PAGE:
first stone chapter four bible study and commentary


Here is a bible study and commentary on 1st Peter chapter four.

1 Peter 4:1-3 “Since therefore Christ suffered in the flesh, arm yourselves with the same mind, for whoever suffered in the flesh has ceased to sin, in order to live the rest of the time in the flesh. no longer for human passions but for the will of God. For the time that has passed is enough to do what the Gentiles want to do, to live in sensuality, passions, drunkenness, orgies, drinking parties and idolatry without law.

The apostle Peter tells us that we must no longer live in the flesh because that only brings death (Rom 6:23b), and the ancient times when we lived in “sensuality, passions, drunkenness, orgies, drunkenness and anarchic idolatry” are history for us. Of course, we still fall into sin, but we don’t sit there and bask in it. We rise and repent, and so the days of living in these evil ways are behind us. This explains why “they are surprised that you do not join them in the same wave of debauchery, and they slander you; but they will give an account to him who is ready to judge the living and the dead” (1st Peter 4:4-5).

What does Peter mean by saying that if we have “suffered in the flesh” We have “has ceased to sin?

How can we “to arm oneself” thinking so?

1 Peter 4:7-9 “The end of all things is near; be therefore master of yourselves and sober of spirit for the good of your prayers. Above all, continue to love each other sincerely, because love covers a multitude of sins. Show hospitality to each other without grumbling.

Most Christians living in the days of the apostles thought the end times were near, and that may be why Peter wrote that “The end of all things is near.” Somehow he is always right because no one knows what tomorrow may bring, and no one has any guarantee of living beyond today, so today is the day of salvation (2nd Cor 6, 2). Judgment comes after death (Heb 9:27), so today is the day to be saved. We have to focus on “truly love one another” or sincerely, and not just with words. Hospitality includes not grumbling but giving thanks to God, and this should compel us to “be self-possessed and sober in spirit.”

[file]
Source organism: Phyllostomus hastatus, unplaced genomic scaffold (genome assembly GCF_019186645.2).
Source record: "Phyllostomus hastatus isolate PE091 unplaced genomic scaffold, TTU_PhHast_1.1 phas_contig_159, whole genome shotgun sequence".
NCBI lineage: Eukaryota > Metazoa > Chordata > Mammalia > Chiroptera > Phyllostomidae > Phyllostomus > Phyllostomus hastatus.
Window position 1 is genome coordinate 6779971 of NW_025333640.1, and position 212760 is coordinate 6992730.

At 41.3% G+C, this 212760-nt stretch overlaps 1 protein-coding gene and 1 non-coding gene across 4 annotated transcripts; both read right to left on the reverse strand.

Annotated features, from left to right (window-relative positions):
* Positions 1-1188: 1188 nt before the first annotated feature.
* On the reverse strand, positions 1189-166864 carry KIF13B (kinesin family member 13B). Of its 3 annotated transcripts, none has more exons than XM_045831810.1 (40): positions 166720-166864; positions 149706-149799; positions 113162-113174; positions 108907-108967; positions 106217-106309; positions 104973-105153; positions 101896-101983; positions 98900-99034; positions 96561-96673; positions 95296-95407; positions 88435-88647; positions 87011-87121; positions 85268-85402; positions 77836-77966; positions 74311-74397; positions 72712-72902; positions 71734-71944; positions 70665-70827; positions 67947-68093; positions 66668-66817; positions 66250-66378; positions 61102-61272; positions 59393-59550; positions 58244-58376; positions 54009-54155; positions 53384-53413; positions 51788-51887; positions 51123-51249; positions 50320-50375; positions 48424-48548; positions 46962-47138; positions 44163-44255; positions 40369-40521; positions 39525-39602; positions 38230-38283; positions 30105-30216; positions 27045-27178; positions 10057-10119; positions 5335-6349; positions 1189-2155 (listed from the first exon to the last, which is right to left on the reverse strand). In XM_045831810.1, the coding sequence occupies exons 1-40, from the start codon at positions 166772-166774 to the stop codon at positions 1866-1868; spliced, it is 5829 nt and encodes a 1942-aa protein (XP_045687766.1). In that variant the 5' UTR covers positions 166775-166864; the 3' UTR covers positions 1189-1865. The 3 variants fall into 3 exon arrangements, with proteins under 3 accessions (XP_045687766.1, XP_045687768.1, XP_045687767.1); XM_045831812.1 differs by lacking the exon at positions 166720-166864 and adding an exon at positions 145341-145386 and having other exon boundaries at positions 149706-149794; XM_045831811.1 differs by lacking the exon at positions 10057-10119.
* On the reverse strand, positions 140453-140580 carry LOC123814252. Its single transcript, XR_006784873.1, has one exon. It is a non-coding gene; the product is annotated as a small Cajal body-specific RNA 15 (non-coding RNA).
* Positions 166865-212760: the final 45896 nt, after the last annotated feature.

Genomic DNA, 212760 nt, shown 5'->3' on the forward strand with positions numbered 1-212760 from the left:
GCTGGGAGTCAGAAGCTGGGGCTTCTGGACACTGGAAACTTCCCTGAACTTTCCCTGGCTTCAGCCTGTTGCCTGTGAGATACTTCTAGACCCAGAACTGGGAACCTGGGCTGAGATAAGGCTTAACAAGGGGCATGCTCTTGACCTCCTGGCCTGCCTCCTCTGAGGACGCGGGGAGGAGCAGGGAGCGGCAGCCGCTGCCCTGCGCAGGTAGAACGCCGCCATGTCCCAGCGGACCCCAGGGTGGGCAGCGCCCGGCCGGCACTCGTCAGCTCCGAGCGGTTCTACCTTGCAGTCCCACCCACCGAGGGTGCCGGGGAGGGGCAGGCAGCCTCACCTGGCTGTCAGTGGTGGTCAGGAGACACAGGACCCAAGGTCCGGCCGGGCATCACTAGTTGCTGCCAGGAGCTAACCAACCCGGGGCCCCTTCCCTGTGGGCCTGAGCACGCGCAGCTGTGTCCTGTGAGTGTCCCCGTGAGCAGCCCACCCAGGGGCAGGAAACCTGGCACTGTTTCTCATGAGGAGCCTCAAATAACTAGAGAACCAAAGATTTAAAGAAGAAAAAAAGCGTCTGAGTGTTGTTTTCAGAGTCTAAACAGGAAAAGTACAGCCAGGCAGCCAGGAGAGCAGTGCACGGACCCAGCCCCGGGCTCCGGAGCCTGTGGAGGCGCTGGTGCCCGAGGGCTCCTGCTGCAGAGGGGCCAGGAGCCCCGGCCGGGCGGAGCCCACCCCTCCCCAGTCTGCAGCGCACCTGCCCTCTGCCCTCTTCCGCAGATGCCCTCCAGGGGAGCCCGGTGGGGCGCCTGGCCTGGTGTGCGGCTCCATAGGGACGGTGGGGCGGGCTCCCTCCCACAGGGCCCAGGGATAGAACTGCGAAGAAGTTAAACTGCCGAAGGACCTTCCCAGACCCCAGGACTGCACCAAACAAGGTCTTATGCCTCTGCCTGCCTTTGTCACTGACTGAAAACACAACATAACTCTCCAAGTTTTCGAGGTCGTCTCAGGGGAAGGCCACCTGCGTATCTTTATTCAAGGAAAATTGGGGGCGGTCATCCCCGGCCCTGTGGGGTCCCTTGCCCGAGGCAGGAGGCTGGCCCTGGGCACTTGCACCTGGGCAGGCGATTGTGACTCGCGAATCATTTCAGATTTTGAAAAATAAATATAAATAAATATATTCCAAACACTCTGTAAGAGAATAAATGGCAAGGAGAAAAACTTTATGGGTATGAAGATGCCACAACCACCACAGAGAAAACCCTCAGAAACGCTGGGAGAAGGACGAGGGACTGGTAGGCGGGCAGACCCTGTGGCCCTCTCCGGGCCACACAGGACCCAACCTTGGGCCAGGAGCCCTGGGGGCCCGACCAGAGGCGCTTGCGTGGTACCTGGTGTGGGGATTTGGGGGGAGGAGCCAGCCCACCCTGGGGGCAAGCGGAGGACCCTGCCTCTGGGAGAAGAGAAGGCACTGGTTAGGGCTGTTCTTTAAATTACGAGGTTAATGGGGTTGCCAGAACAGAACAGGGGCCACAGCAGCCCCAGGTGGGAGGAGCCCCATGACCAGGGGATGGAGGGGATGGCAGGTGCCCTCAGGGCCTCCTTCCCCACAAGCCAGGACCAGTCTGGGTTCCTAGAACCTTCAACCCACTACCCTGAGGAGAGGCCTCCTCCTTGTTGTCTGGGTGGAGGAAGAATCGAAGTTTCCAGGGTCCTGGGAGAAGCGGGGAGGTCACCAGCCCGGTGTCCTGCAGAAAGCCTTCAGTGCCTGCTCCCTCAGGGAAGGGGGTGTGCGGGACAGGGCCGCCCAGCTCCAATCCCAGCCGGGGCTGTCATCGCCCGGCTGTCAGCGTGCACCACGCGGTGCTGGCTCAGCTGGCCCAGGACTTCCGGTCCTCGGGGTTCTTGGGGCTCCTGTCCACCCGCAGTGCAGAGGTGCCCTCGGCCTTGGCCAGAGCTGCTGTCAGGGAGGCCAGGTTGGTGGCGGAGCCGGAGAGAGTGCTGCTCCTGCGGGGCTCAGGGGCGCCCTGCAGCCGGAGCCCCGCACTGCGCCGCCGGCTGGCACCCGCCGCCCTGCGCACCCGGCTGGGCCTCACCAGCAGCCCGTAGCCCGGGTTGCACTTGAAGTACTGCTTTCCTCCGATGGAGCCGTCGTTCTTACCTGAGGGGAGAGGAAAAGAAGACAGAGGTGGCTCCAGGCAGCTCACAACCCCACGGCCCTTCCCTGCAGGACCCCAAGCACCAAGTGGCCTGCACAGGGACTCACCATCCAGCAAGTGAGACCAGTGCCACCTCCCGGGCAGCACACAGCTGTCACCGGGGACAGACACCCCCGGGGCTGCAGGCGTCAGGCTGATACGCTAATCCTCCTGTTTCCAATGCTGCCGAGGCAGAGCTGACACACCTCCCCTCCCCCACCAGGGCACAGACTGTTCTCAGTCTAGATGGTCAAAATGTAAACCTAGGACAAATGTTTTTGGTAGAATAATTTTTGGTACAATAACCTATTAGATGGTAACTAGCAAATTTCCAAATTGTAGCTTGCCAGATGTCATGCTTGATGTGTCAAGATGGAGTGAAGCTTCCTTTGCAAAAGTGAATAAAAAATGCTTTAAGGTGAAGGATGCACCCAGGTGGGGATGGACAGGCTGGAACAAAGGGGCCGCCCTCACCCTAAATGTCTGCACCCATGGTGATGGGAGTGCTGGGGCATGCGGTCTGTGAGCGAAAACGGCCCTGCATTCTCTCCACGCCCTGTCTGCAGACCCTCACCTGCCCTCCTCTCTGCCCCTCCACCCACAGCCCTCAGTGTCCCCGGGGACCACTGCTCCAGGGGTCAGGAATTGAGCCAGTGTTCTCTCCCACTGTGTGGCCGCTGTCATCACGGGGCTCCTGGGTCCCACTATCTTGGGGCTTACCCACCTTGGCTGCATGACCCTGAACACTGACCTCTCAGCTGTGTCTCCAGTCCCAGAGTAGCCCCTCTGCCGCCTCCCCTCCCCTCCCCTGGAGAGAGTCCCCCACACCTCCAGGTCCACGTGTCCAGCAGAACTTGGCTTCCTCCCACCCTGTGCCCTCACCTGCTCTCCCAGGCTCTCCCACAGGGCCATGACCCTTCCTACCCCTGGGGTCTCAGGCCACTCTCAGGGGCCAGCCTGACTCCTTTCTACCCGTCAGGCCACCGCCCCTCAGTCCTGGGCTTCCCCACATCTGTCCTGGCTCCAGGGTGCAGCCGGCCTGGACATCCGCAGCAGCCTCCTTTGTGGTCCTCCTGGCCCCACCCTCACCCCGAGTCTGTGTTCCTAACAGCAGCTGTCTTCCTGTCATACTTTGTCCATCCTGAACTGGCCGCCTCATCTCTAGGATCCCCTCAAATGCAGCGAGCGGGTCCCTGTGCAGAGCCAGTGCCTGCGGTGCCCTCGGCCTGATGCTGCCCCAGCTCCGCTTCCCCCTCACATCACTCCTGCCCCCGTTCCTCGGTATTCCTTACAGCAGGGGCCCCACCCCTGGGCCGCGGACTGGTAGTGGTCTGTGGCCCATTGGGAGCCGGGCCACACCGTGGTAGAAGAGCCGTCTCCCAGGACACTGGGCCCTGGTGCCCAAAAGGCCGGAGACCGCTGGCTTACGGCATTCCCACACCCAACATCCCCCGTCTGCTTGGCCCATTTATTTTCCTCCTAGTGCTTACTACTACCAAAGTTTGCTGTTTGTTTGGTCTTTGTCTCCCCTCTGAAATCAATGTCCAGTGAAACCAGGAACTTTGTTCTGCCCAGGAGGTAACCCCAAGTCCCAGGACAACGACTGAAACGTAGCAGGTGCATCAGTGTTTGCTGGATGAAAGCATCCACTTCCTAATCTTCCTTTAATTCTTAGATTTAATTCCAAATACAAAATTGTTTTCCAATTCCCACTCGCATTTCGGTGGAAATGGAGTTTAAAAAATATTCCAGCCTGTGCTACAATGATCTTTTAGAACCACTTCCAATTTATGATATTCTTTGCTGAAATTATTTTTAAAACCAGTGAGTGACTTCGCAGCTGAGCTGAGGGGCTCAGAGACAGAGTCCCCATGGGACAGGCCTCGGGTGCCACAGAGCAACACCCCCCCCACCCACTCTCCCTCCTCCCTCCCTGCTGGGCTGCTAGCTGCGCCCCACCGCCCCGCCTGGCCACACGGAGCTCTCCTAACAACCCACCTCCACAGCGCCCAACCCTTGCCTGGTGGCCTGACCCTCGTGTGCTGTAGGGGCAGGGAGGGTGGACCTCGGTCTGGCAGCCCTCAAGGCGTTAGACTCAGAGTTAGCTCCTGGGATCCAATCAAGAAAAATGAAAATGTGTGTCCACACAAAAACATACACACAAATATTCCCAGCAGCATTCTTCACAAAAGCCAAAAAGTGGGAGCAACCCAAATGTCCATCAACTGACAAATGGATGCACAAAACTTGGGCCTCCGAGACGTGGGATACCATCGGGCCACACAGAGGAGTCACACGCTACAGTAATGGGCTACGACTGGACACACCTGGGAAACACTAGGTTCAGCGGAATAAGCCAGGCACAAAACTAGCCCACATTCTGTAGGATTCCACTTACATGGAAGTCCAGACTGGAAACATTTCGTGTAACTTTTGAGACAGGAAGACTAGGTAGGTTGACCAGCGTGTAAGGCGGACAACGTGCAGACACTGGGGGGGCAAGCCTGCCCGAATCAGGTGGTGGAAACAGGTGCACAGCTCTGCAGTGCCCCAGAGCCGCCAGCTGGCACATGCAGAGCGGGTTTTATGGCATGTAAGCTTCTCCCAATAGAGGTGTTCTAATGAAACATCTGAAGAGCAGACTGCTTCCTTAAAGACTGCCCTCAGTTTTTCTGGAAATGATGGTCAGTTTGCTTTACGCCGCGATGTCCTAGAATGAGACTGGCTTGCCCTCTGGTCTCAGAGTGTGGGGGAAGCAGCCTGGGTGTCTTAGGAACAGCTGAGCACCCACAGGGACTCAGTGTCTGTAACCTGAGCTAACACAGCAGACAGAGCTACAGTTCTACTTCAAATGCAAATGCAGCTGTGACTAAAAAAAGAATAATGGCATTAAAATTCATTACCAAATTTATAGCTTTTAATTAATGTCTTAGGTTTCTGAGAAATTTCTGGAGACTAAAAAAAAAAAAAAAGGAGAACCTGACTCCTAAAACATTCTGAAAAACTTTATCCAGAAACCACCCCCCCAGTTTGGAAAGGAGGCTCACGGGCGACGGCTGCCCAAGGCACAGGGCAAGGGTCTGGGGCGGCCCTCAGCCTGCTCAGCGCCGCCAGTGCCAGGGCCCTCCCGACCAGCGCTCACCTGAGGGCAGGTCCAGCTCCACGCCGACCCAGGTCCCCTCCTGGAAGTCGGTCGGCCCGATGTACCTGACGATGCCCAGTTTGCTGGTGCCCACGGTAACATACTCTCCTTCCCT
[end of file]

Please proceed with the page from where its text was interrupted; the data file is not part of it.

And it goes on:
How does love cover a “multitude of sins”?

Why does Peter mention that we should show hospitality, but “without grumbling”?

1 Peter 4:10-11 “As each one has received a gift, use it to serve one another, as good stewards of the manifold grace of God: whoever speaks, as one who speaks the oracles of God; whoever serves, as he who serves by the strength that God provides, that in all things God may be glorified through Jesus Christ. To him belongs glory and dominion forever and ever. Amen.”

God has given each of us spiritual gifts, but these gifts are not for us but for the church and they are also meant to glorify God, so we must be good stewards of the gifts God has given us, which means that we must use these gifts and not simply bury them as the careless steward did (Matthew 25:18). Whatever we do, we must do everything so that “May God be glorified through Jesus Christ”, and the Father wants his Son to be glorified.
What are the gifts that Peter mentions here?

How can we be good stewards of God’s gifts?

How do they glorify God and Jesus Christ?

1 Peter 4:12-14 “Beloved, do not be surprised at the fiery trial that comes upon you to test you, as if something strange were happening to you. But rejoice inasmuch as you share in the sufferings of Christ, so that you may also rejoice and be glad when his glory is revealed. If you are insulted for the name of Christ, you are blessed, for the Spirit of glory and of God rests upon you.